Phones are getting bigger, challenging tablets for space in our lives and taking over because smartphones are a necessity and can do more for us. But as devices get bigger, are our clothes doing anything to tolerate these new sizes, or will we all have to start carrying around hand luggage to accommodate the big phone?
I have a confession: I need to buy new pants.
This isn’t a call out for anyone to give me free jeans, because that would just be weird. No, I have to buy new pants because phones are killing my pants in ways I’ve never seen.
Before the smartphone was something you had to carry around, the mobile was smaller. It didn’t do as much as it does now — mostly phone calls, text and picture messaging, and the odd game or two — so it could be smaller, and your clothing didn’t suffer for it.
But the new modern individual doesn’t want a phone that just makes phone calls, that just sends and receives messages, and just plays the odd game or two. The modern smartphone-owning individual desires and needs a smartphone that can surf the web, read the news, stream video, listen to music and replace that iPod, take pictures, capture video, and even replaces the need for you to bring a computer where ever you go.
And that’s because the modern smartphone-owning individual actually wants a computer in their pocket, allowing them to do whatever they want, where ever they are, and when ever they want.
It’s quite liberating to know you have this much power in your pants, no pun intended.
But your pants are taking more of a beating than you could ever expect, and we’re seeing it here with more reviews. For the past few years, we’ve seen our jeans get stretched out and more faded on one side due to the phones held in the pockets.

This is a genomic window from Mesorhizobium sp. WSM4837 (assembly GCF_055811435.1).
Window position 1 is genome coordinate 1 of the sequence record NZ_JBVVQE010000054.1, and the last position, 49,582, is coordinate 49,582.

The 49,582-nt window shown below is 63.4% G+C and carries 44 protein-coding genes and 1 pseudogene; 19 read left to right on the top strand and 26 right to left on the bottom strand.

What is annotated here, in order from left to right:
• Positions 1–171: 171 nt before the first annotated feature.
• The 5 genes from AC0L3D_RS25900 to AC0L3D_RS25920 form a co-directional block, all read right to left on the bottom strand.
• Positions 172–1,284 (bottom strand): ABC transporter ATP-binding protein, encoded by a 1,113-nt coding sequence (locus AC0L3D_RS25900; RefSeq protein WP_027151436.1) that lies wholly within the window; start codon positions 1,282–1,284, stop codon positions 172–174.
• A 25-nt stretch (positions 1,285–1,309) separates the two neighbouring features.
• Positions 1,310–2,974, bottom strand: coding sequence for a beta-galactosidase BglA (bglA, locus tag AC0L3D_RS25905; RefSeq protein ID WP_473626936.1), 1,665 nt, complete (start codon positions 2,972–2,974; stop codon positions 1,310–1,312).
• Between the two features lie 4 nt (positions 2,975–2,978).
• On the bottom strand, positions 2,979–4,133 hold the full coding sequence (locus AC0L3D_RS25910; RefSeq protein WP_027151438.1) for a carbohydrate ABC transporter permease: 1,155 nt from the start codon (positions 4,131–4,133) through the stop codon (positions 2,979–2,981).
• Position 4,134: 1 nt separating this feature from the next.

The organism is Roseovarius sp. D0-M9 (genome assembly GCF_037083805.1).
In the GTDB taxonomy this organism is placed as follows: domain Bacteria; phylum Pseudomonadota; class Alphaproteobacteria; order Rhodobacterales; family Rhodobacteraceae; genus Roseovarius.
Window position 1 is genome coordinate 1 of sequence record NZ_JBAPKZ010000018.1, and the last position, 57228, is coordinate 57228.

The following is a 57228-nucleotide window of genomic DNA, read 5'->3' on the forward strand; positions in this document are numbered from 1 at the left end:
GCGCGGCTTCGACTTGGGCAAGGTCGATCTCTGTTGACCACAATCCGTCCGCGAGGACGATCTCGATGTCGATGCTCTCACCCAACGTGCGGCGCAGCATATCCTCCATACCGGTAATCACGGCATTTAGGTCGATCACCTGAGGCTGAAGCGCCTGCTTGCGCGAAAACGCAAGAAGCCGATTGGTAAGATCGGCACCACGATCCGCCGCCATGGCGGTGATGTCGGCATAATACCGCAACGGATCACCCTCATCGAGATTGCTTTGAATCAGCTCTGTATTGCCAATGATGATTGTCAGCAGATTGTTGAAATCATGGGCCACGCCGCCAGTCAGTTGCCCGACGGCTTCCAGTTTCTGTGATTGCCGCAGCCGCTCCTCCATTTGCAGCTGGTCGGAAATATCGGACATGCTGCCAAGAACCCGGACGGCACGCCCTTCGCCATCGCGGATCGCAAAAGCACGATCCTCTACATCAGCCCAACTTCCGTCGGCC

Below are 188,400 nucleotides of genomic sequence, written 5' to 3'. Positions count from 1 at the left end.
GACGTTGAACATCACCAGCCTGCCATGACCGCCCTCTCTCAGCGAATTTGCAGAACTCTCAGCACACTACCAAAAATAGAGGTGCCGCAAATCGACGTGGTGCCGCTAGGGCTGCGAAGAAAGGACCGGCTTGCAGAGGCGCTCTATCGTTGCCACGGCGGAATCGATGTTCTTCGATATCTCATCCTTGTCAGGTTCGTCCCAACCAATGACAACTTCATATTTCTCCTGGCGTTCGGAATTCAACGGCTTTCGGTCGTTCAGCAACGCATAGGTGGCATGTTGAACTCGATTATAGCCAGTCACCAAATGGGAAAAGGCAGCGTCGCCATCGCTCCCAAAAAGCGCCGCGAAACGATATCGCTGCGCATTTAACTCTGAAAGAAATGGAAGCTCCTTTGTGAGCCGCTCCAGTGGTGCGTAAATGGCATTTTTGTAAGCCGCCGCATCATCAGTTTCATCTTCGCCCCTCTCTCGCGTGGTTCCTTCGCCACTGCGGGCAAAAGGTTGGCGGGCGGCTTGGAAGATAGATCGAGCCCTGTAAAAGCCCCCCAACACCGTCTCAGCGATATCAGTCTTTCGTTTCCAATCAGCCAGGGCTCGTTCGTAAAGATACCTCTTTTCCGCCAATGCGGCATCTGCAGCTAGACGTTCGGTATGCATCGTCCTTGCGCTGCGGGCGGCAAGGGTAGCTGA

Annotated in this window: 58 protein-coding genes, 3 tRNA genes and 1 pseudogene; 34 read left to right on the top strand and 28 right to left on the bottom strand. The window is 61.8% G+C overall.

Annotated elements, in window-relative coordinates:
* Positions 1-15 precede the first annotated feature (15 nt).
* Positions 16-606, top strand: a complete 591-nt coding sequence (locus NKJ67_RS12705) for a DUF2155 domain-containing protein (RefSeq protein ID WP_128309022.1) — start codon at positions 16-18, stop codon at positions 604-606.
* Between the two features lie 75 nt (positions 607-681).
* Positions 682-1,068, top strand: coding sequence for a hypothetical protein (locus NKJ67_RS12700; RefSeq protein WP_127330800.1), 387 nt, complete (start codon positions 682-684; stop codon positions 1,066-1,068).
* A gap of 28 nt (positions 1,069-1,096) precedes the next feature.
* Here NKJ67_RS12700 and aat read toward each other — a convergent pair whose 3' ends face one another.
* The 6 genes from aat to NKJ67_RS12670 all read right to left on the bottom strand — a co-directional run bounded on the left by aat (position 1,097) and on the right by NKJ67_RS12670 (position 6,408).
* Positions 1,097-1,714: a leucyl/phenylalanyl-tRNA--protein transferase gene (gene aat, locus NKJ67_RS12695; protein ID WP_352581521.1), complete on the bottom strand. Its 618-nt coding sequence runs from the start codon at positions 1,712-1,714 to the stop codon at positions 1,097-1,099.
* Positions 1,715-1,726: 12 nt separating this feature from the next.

The bigger the handset, the more clothing seems particularly against them, especially when you consider it needs to move with you, clothing your body and storing things you keep in your pockets. As you move, the phone is being forced up against the limits of the fabric provided, pushing the phone out against it and wearing it in.
With this in mind, you have to wonder if clothing makers are thinking about these sizes, now that their customers are carrying bigger phones. The answer to this one can be a little complicated, though, because everyone holds their phone differently.
For instance, while I use my left pocket to store my phone, I know others who use their rear pocket, and others again who will rely on a coat or jacket pocket, and then plenty of people who prefer a handbag or backpack to take the handset away from their person.
But location isn’t the only problem, with model choice and availability cited as one of the concerns.
“We do not take sizes of cellphones into consideration when [we] make garments,” said Nudie’s Peter Frank, adding that “there are too many models to be able to make a design for them.”
Not all clothing makers have this attitude, though.
Locally, Australia’s Nobody Denim told of a different approach, with Design Manager Rebekah McQuoid telling us that design was especially important when it came to phones and their products, namely jeans and jackets.